In recent decades, the public sector has been looking for ways to accommodate increasingly critical citizens by striving towards a less bureaucratic and more efficient organization, as well as more direct forms of communication. Government institutions try to respond more quickly to citizens’ concerns and want to ensure that citizens can contact them more easily and find relevant and accurate information promptly. To achieve this, they often turn to technological aids. This article focuses on how municipalities analyze and follow up minor violations and street nuisances. We used semi-structured interviews with key informants from the relevant services of the municipality of Schaerbeek, a district of Brussels (Belgium), to examine how the technological innovations implemented within the municipality transform the relations between local authorities and their citizens, as well as the internal relations between the different municipal services. Although the respondents were unanimous about the added value of these technological solutions, our analysis shows four clearly recurrent issues : (1) the “functional reduction” associated with technological innovations leaves little room for the complex context of social nuisance; (2) government services are currently flooded by a “tsunami” of communication flows; (3) so-called “innovative” technological solutions often mimic old bureaucratic processes; (4) new communication tools are not equally integrated into all levels of local administration.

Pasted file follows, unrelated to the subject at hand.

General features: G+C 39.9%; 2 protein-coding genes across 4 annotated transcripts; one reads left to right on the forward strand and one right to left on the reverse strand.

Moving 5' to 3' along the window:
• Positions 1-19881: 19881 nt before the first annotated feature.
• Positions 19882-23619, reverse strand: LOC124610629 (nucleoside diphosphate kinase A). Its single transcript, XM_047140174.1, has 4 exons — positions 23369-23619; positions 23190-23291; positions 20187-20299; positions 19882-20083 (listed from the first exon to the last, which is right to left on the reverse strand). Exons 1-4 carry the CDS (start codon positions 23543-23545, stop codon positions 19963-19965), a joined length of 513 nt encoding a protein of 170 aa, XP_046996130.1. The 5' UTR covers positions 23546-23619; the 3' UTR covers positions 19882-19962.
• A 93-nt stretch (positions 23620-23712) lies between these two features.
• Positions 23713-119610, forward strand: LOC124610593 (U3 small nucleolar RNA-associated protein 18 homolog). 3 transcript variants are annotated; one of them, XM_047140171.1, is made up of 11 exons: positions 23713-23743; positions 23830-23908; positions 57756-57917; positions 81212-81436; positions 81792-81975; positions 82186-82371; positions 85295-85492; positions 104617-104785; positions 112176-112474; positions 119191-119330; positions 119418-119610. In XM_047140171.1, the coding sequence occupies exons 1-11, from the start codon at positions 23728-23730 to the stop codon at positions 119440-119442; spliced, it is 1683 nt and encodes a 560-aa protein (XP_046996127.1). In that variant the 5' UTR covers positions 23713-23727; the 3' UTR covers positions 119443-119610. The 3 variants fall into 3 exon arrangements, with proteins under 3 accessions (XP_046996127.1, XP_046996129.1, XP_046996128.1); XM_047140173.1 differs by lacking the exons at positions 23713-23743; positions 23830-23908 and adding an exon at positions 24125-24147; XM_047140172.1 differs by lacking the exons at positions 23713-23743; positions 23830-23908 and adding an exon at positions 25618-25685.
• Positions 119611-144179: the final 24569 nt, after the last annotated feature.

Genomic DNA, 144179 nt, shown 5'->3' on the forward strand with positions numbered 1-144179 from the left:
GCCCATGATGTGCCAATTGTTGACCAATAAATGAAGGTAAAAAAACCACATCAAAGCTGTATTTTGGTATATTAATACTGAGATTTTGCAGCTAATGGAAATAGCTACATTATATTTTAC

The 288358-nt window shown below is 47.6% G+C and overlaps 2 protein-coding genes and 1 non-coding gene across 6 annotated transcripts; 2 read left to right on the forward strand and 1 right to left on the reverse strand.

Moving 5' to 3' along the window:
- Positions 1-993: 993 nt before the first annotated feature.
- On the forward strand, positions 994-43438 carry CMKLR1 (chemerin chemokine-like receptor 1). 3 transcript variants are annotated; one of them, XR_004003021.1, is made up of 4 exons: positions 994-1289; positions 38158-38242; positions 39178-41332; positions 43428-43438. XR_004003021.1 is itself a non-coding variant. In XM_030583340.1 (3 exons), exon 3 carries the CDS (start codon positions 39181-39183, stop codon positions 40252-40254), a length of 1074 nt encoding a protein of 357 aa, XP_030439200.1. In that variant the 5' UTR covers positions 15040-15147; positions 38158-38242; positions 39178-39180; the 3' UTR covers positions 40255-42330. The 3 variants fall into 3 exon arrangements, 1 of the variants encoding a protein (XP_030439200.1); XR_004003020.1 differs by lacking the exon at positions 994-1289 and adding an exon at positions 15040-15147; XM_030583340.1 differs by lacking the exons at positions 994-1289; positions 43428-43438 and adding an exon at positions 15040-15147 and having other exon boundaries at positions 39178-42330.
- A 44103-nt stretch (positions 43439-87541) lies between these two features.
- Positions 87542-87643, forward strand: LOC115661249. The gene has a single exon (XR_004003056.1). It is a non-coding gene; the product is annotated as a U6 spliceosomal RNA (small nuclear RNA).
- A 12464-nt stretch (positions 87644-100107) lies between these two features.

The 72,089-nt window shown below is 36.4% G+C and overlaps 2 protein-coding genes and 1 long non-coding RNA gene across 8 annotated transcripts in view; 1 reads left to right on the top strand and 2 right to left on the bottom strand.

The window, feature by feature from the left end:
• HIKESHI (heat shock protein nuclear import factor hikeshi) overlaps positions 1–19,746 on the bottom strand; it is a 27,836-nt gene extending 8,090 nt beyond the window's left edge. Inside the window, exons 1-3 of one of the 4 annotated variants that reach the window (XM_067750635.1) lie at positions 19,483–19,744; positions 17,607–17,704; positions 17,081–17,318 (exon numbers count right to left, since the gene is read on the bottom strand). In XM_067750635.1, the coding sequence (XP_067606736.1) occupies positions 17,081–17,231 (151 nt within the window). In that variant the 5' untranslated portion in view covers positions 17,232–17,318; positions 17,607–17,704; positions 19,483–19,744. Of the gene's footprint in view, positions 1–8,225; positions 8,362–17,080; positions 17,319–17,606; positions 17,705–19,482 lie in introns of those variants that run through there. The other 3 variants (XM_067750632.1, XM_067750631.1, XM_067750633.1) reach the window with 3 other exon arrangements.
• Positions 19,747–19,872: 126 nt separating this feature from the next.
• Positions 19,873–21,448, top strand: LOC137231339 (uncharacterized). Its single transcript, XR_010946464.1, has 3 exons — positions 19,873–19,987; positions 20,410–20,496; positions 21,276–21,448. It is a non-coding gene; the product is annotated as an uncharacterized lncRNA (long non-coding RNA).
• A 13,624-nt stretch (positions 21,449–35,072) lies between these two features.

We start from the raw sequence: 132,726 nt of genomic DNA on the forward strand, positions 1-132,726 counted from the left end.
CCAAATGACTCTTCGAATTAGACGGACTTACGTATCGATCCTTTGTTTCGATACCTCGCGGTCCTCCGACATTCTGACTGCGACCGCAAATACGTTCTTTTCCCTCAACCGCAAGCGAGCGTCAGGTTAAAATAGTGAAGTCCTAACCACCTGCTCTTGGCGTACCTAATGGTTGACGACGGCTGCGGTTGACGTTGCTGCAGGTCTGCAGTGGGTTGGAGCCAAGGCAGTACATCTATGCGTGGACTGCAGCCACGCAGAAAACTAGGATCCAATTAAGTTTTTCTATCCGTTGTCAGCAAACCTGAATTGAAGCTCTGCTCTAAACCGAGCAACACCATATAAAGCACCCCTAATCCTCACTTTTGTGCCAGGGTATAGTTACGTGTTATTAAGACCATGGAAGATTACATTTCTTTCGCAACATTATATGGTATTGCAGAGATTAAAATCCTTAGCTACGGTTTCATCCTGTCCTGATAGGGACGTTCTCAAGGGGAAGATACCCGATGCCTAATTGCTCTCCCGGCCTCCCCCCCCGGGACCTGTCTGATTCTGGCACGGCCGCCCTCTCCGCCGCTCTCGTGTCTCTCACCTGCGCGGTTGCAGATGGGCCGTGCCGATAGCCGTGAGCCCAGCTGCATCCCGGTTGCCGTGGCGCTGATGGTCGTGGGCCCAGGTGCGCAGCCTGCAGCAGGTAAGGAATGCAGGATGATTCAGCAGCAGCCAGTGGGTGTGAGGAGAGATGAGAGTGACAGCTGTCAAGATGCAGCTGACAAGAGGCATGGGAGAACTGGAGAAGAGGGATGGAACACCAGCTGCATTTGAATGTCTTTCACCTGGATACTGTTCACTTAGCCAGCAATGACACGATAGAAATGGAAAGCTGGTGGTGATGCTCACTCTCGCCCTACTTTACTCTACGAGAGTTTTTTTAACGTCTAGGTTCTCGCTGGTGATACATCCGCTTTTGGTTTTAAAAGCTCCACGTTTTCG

Original languageEnglish
Pages (from-to)594-613
Number of pages20
JournalSocial Science Computer Review
Issue number2
Publication statusPublished - Apr 2024

Bibliographical note

Funding Information:
The author(s) disclosed receipt of the following financial support for the research, authorship, and/or publication of this article: This research was conducted with support from Innoviris grant PUL-MOBIL.

Publisher Copyright:
© The Author(s) 2023.


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